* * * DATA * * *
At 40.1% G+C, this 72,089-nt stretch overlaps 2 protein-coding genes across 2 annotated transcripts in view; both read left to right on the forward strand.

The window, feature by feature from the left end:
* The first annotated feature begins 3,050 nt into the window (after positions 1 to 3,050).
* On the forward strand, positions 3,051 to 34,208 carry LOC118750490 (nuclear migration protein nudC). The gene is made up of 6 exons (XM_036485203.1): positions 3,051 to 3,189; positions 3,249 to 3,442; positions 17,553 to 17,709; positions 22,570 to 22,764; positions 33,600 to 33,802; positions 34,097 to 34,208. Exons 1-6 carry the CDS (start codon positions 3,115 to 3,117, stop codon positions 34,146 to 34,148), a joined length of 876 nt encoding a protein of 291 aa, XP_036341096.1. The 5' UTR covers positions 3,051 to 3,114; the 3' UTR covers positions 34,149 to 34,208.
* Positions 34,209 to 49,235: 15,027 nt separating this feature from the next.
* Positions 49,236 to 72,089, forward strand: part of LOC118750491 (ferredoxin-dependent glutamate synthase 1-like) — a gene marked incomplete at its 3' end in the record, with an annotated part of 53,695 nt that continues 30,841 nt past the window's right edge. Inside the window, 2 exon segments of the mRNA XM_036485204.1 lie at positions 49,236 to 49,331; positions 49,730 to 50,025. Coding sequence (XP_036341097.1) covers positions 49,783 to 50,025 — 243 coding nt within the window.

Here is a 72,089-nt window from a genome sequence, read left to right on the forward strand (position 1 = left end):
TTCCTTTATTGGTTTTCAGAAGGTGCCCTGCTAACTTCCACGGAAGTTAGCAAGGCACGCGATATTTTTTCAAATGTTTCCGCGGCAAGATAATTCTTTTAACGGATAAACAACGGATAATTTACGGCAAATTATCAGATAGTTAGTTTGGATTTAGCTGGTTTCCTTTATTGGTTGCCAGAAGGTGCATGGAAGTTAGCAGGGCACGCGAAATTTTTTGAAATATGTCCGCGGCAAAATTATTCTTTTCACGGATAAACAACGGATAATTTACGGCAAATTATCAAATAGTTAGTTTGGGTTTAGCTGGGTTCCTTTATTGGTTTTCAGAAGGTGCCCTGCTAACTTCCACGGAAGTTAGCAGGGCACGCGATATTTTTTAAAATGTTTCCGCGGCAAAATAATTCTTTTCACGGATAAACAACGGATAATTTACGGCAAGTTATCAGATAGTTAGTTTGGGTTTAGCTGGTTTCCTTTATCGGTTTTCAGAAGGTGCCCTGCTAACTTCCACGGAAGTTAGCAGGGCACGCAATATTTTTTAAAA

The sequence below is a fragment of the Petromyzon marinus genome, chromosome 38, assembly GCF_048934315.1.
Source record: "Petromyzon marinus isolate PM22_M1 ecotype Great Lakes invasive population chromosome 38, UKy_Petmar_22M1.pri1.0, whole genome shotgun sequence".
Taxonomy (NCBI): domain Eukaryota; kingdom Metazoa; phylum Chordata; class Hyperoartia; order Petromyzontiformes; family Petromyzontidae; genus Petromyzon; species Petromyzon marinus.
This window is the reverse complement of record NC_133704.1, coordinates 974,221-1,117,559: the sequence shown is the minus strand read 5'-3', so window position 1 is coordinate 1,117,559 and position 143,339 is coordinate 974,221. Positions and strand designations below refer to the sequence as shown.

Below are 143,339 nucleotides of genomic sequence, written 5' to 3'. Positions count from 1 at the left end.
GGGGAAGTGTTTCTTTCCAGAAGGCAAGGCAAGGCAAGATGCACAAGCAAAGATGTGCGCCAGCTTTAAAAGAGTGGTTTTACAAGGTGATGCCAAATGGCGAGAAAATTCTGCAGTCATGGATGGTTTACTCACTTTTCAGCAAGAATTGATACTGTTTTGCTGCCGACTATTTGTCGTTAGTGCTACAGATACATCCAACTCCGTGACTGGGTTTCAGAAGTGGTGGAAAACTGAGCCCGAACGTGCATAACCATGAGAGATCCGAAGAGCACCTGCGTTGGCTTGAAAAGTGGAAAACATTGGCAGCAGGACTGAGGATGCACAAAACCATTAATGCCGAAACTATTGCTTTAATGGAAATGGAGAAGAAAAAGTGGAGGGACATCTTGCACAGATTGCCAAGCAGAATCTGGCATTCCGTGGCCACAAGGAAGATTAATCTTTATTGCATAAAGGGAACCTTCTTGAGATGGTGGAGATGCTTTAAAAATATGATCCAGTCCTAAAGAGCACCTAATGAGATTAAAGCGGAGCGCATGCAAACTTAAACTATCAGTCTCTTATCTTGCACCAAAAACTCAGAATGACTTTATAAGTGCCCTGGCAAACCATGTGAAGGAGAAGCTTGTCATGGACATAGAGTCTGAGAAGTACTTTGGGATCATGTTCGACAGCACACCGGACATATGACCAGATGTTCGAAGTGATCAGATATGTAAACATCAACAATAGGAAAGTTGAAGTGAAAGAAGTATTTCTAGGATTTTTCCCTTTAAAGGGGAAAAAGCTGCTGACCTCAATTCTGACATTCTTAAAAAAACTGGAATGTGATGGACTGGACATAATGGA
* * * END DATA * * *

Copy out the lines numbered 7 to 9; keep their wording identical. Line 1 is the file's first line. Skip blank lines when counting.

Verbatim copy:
Here is a 72,089-nt window from a genome sequence, read left to right on the forward strand (position 1 = left end):
TTCCTTTATTGGTTTTCAGAAGGTGCCCTGCTAACTTCCACGGAAGTTAGCAAGGCACGCGATATTTTTTCAAATGTTTCCGCGGCAAGATAATTCTTTTAACGGATAAACAACGGATAATTTACGGCAAATTATCAGATAGTTAGTTTGGATTTAGCTGGTTTCCTTTATTGGTTGCCAGAAGGTGCATGGAAGTTAGCAGGGCACGCGAAATTTTTTGAAATATGTCCGCGGCAAAATTATTCTTTTCACGGATAAACAACGGATAATTTACGGCAAATTATCAAATAGTTAGTTTGGGTTTAGCTGGGTTCCTTTATTGGTTTTCAGAAGGTGCCCTGCTAACTTCCACGGAAGTTAGCAGGGCACGCGATATTTTTTAAAATGTTTCCGCGGCAAAATAATTCTTTTCACGGATAAACAACGGATAATTTACGGCAAGTTATCAGATAGTTAGTTTGGGTTTAGCTGGTTTCCTTTATCGGTTTTCAGAAGGTGCCCTGCTAACTTCCACGGAAGTTAGCAGGGCACGCAATATTTTTTAAAA

The sequence below is a fragment of the Petromyzon marinus genome, chromosome 38, assembly GCF_048934315.1.